Pandemic slims Kaiser Permanente’s 2020 operating margin
Kaiser Permanente operated on a slightly slimmer margin in 2020 as pandemic-related job losses shifted more of its members from commercial plans to government-sponsored plans.
The Oakland, Calif.-based health system, which consists of Kaiser Foundation Health Plan and Kaiser Foundation Hospitals, generated $2.2 billion in operating income on $88.7 billion in revenue in 2020, or a 2.5% margin. That’s compared with $2.7 billion in operating income on $84.5 billion in revenue in 2019, a 3.2% margin.
The 5% higher revenue year-over-year was due to both rate increases and higher membership, which means more people are paying into the system. Kaiser added 110,000 members in 2020, with total membership growing to 12.4 million. Tom Meier, the health system’s corporate treasurer, said that year-over-year growth is actually lower than is typical.
Kaiser’s expenses grew 5.7% year-over-year in 2020 to $86.5 billion. Meier chalked that up to medical inflation, more members and COVID-related expenses. Kaiser treated almost 600,000 COVID patients, including inpatient care to 33,000 patients. The health system also administered 4.8 million COVID-19 diagnostic tests and distributed more than 43,000 prevention kids with masks, sanitizer and gloves.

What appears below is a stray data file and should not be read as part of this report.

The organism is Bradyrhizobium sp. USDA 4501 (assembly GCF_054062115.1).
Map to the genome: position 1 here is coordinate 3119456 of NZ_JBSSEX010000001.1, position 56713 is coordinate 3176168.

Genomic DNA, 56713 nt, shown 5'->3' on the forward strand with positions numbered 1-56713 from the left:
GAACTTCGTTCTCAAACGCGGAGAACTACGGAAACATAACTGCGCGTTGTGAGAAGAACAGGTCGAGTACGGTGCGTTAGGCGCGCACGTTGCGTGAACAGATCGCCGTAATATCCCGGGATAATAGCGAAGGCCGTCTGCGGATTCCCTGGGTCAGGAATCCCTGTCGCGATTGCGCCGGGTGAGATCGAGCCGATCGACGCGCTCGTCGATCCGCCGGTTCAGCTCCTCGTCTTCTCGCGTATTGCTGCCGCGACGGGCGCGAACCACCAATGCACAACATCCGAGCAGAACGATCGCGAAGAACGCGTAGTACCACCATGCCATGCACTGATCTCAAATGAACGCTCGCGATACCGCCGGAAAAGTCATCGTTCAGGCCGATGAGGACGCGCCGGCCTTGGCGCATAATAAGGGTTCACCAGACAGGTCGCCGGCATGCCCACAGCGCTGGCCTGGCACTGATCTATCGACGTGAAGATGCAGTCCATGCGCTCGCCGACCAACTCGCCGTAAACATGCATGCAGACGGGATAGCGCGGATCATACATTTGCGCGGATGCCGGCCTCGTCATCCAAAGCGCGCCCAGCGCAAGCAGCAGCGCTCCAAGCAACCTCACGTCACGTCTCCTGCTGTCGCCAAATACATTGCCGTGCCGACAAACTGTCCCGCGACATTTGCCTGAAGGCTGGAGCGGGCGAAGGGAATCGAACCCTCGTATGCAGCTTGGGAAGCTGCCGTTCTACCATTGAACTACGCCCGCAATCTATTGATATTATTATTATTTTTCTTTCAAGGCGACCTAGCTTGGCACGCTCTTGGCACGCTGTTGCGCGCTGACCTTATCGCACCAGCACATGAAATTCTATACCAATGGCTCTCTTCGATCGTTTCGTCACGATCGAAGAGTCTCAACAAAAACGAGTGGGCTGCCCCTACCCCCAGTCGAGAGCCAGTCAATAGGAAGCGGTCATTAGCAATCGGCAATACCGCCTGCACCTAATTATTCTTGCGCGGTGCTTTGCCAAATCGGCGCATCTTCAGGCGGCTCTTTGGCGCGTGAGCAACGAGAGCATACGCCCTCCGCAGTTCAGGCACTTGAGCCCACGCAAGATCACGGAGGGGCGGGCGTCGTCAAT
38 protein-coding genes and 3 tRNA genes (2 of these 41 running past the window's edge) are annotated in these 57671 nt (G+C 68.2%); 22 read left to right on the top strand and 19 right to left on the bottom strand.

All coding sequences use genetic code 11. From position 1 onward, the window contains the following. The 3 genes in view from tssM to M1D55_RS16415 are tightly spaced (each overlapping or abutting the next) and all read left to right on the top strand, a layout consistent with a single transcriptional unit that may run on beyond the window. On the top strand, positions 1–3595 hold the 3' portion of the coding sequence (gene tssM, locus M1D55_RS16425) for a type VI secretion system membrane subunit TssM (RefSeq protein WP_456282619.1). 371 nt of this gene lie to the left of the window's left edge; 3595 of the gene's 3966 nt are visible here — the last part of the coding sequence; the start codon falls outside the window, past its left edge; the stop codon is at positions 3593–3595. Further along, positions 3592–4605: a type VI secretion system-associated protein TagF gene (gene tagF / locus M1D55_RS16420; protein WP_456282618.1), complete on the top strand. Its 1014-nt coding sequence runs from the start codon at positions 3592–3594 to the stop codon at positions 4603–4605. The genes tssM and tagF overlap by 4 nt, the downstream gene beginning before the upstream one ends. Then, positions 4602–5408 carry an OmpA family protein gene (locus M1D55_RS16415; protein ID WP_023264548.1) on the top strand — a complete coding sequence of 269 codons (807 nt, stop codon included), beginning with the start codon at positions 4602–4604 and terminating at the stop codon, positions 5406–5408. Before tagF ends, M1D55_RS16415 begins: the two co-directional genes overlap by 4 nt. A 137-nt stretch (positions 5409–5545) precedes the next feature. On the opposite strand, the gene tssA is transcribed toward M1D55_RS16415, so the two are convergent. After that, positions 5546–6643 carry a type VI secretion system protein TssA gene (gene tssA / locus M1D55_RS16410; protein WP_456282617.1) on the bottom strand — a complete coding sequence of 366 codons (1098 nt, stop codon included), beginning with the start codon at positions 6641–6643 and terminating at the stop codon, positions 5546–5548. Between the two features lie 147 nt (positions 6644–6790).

A slightly lower investment performance drove Kaiser’s net income to $6.4 billion in 2020, from $7.4 billion in 2019.
“You would never have thought we would have ended the way we did given how the first quarter performed,” Meier said.
Not-for-profit Kaiser spent $4 billion on capital projects in 2020, up from $3.5 billion in 2019. That’s despite scaling back on several bricks and mortar-type projects due to the pandemic, Meier said. Kaiser’s network includes 723 medical offices, 39 owned and affiliated hospitals and 56 retail and employee clinics.
Telehealth investment, by contrast, continued in full force. Kaiser delivered more than 31 million telehealth visits over the course of the year, which it defines as scheduled telephone and video visits.
Kaiser CEO Greg Adams said in a statement that the health system’s 2020 results reflect the strength of its integrated model amid the “unparalleled challenges” of the COVID pandemic.
“As part of our mission, we found innovative ways to provide high-quality, affordable care to our members and communities equitably and safely while protecting our healthcare workers,” he said.